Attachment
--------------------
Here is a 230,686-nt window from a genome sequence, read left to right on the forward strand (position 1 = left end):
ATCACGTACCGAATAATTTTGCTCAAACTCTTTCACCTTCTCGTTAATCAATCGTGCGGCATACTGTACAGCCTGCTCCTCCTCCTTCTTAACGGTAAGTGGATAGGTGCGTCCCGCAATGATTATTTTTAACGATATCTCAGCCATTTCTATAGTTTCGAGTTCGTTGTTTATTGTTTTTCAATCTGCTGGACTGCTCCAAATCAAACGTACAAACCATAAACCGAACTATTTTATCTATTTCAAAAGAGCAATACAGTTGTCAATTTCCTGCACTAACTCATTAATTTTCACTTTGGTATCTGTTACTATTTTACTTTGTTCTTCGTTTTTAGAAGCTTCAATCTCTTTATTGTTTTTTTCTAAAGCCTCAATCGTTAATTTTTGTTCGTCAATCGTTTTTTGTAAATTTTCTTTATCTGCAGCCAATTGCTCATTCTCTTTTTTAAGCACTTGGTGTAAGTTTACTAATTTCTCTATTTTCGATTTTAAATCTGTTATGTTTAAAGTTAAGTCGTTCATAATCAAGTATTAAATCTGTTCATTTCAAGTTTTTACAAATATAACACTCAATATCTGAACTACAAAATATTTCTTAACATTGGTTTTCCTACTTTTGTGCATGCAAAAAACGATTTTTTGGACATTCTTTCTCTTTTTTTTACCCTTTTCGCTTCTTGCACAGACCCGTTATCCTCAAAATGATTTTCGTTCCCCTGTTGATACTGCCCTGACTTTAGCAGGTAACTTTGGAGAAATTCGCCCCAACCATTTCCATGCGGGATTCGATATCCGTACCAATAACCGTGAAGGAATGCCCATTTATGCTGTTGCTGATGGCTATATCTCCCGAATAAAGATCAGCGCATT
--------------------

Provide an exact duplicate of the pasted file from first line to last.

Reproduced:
Here is a 230,686-nt window from a genome sequence, read left to right on the forward strand (position 1 = left end):
ATCACGTACCGAATAATTTTGCTCAAACTCTTTCACCTTCTCGTTAATCAATCGTGCGGCATACTGTACAGCCTGCTCCTCCTCCTTCTTAACGGTAAGTGGATAGGTGCGTCCCGCAATGATTATTTTTAACGATATCTCAGCCATTTCTATAGTTTCGAGTTCGTTGTTTATTGTTTTTCAATCTGCTGGACTGCTCCAAATCAAACGTACAAACCATAAACCGAACTATTTTATCTATTTCAAAAGAGCAATACAGTTGTCAATTTCCTGCACTAACTCATTAATTTTCACTTTGGTATCTGTTACTATTTTACTTTGTTCTTCGTTTTTAGAAGCTTCAATCTCTTTATTGTTTTTTTCTAAAGCCTCAATCGTTAATTTTTGTTCGTCAATCGTTTTTTGTAAATTTTCTTTATCTGCAGCCAATTGCTCATTCTCTTTTTTAAGCACTTGGTGTAAGTTTACTAATTTCTCTATTTTCGATTTTAAATCTGTTATGTTTAAAGTTAAGTCGTTCATAATCAAGTATTAAATCTGTTCATTTCAAGTTTTTACAAATATAACACTCAATATCTGAACTACAAAATATTTCTTAACATTGGTTTTCCTACTTTTGTGCATGCAAAAAACGATTTTTTGGACATTCTTTCTCTTTTTTTTACCCTTTTCGCTTCTTGCACAGACCCGTTATCCTCAAAATGATTTTCGTTCCCCTGTTGATACTGCCCTGACTTTAGCAGGTAACTTTGGAGAAATTCGCCCCAACCATTTCCATGCGGGATTCGATATCCGTACCAATAACCGTGAAGGAATGCCCATTTATGCTGTTGCTGATGGCTATATCTCCCGAATAAAGATCAGCGCATT